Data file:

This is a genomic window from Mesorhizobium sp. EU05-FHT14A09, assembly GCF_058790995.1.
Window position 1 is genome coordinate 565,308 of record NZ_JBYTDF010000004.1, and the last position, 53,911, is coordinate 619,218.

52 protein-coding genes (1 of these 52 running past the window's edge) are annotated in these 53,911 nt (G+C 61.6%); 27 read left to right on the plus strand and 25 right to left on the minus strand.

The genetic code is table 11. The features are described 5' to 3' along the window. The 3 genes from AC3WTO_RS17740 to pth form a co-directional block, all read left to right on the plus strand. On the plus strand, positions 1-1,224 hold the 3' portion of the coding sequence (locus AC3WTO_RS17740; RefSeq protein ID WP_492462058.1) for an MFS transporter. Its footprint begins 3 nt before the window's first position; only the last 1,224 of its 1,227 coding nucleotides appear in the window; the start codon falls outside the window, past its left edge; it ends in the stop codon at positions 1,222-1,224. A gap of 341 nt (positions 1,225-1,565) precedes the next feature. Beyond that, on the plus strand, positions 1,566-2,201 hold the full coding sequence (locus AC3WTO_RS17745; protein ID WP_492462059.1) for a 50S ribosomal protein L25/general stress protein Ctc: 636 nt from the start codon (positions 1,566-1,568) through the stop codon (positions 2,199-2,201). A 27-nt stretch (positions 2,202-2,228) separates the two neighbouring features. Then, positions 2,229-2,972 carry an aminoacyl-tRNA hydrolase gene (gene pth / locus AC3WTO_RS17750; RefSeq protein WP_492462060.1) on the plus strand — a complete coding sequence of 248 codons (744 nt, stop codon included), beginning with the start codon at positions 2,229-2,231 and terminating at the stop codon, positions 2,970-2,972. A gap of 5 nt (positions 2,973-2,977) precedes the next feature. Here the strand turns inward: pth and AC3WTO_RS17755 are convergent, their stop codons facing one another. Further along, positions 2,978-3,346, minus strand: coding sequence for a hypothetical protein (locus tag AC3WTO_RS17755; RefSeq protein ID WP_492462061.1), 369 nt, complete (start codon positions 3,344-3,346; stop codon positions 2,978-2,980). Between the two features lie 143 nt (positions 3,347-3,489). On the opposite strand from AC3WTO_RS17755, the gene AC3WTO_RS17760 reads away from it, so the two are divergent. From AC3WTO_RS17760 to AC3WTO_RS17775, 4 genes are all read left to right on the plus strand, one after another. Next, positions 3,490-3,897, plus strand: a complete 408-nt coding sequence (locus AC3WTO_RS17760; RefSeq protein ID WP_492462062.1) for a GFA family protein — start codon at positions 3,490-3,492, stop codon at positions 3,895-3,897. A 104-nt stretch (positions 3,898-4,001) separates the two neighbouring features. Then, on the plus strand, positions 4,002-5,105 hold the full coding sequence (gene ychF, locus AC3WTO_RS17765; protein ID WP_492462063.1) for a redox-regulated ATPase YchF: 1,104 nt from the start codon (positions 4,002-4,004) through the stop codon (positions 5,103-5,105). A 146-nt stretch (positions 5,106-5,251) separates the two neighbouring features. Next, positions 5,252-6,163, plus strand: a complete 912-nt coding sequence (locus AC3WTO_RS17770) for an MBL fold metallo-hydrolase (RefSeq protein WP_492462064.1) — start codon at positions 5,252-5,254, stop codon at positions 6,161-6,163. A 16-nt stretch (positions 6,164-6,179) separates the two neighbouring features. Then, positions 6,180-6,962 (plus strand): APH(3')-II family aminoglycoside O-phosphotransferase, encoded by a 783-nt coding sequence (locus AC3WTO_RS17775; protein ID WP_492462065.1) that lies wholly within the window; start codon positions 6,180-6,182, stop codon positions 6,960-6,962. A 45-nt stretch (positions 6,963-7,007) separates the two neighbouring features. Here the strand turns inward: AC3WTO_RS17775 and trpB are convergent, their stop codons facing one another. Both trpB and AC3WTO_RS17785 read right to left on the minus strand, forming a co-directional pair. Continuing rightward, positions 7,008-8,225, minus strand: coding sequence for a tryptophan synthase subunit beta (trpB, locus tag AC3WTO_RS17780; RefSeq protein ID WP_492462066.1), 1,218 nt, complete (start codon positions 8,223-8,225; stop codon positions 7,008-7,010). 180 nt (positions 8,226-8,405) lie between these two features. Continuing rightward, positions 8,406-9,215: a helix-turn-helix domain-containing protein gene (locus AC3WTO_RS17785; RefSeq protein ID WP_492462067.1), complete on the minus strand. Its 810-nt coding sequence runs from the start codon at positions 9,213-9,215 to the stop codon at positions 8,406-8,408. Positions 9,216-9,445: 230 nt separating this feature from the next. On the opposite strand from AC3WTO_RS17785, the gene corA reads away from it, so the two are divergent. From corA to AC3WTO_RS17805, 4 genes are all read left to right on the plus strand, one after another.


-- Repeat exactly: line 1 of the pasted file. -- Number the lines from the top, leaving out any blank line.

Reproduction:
This is a genomic window from Mesorhizobium sp. EU05-FHT14A09, assembly GCF_058790995.1.